#3
"I have different theories and the only way for me to make sure, is if someone suggests the same key, I think of."

I read that as, "I have no idea what key its in but can't let JRF know that"

I concur, A minor.
"There are two styles of music. Good music and bad music." -Duke Ellington

"If you really think about it, the guitar is a pointless instrument." - Robert Fripp
#5
Quote by MapOfYourHead
Yes, we know it's a minor key, but which one????????



MapOfYourHead

Often sarcastic


Last edited by wolflen at Sep 27, 2014,
#6
Quote by MapOfYourHead
Yes, we know it's a minor key, but which one????????

You win.

Quote by Jet Penguin

I read that as, "I have no idea what key its in but can't let JRF know that"

Last edited by jazz_rock_feel at Sep 27, 2014,
#7
Do you know how to figure out the key of a song? Do you know what you need to listen to to find the key?

Listen to the chords. Try to figure out the "home chord", ie the tonic. You will feel pull towards that chord. And when you play that chord, it feels resolved. That is your key.

The chords in the song are F-G-Em-Am. The last chord of this progression is your tonic. Many times in chord progression the tonic is either the first or the last chord (because it just feels good to start/end the progression with the tonic). But of course that's not how it always goes.
Quote by AlanHB
Just remember that there are no boring scales, just boring players.

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#8
All right, so I originally thought it was in E-Minor.

Not that it makes a huge difference, as I am only trying to find keys, in order to learn music theory in more practical manners. But! This site claims that the song is in C Major:

http://www.musicnotes.com/sheetmusic/mtdFPE.asp?ppn=MN0135344

As this is a site, and anyone could probably have written something, I trust UG more. (As there are plenty of users confirming it's A-minor). But as I was totally wrong with my original assumption, what is the reason why you believe it's A-minor and for example not C Major or E-Minor.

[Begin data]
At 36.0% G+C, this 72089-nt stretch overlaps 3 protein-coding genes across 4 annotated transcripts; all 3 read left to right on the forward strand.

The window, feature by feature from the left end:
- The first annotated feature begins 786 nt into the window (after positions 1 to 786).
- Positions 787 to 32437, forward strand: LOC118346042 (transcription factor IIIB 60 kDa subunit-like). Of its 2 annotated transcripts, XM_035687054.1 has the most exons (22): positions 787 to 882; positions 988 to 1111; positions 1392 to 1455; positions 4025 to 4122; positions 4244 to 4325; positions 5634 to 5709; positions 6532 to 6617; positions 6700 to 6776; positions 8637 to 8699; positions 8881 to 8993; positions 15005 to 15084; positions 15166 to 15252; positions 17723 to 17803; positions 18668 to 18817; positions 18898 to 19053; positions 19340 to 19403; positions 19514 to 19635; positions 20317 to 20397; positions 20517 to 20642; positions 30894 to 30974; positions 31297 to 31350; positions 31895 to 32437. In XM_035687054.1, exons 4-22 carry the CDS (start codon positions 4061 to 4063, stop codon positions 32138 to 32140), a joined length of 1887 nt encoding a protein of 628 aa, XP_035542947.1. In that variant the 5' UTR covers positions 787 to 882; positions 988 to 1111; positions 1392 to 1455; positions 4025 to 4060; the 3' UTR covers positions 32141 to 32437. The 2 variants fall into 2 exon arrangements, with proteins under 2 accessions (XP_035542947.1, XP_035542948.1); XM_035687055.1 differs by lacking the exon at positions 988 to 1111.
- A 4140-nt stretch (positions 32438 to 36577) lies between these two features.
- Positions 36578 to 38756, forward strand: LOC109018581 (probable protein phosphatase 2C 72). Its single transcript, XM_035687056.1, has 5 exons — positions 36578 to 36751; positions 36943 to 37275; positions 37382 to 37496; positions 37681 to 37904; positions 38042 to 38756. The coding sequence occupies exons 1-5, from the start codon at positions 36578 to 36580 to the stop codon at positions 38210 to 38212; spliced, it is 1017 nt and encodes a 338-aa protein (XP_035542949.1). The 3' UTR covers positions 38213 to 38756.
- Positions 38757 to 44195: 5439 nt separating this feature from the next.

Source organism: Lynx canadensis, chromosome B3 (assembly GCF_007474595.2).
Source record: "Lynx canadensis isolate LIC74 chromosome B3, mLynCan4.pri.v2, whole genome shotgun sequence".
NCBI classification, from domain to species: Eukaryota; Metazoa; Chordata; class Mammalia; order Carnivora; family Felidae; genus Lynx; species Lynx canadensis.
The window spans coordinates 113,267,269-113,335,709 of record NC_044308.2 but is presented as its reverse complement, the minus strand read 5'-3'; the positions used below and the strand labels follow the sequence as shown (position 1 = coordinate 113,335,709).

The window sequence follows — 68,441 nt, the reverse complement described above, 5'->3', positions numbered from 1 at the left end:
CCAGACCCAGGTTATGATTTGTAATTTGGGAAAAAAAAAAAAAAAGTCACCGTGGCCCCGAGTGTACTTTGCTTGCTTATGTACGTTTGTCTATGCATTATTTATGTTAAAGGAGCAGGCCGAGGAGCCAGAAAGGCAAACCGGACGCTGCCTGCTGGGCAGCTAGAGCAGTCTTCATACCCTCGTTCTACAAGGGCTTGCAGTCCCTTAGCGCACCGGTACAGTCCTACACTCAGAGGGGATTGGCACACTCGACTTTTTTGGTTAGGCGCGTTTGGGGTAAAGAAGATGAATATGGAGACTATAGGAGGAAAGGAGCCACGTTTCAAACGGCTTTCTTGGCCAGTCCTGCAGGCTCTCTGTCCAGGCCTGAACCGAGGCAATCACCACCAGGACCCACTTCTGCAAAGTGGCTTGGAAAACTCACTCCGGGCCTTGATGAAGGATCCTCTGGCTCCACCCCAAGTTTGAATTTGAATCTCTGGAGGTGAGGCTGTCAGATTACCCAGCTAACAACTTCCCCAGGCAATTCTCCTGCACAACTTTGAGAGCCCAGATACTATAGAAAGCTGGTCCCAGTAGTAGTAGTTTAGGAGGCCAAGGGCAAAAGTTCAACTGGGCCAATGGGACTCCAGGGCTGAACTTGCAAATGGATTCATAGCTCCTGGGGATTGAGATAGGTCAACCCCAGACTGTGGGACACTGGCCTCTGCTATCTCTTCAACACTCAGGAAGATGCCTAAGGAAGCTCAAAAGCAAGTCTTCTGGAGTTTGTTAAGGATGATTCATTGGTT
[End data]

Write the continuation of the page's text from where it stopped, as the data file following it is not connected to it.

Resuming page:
Do you know how to figure out the key of a song? Do you know what you need to listen to to find the key?

Listen to the chords. Try to figure out the "home chord", ie the tonic. You will feel pull towards that chord. And when you play that chord, it feels resolved. That is your key.

The chords in the song are F-G-Em-Am. The last chord of this progression is your tonic. Many times in chord progression the tonic is either the first or the last chord (because it just feels good to start/end the progression with the tonic). But of course that's not how it always goes.


Oh, great.. We posted at the same time, so I didn't get to read your reply before I posted.

But you're totally right, didn't really even consider that. I just began humming, trying to find the one that sounds most natural between a few notes.
Last edited by ikouroshi at Sep 27, 2014,
#9
Quote by ikouroshi
All right, so I originally thought it was in E-Minor.

Not that it makes a huge difference, as I am only trying to find keys, in order to learn music theory in more practical manners. But! This site claims that the song is in C Major:

http://www.musicnotes.com/sheetmusic/mtdFPE.asp?ppn=MN0135344


No, it doesn't. Or, at least, not really. I mean, yes, there's that little transposition thing there, but the key signature has no flats and no sharps, which means EITHER A minor or C major.

So then you've got to listen to it and see where it sounds resolved.

But you're totally right, didn't really even consider that. I just began humming, trying to find the one that sounds most natural between a few notes.


I find that this technique often lands me on the fifth in minor keys.

Better is to sing the melody line, and see where it feels resolved. Train your ear functionally and you'll hear that an E "sounds like a fifth" where A "sounds like a tonic."

Listening for clashes isn't great, because the difference between the diatonic notes between Am and Em is one note: F vs F#. But F# is a note you hear a lot when A is your tonic (because F# minor is the relative minor to A major) - the major sixth really only rarely clashes in minor contexts.
#11
Quote by HotspurJr
No, it doesn't. Or, at least, not really. I mean, yes, there's that little transposition thing there, but the key signature has no flats and no sharps, which means EITHER A minor or C major.


Actually, it does claim that. Scroll down the page and look at the right, and it says "Original Key C Major".

A music site being totally wrong in their description??

That never happens!

/sarcasm

Best,

Sean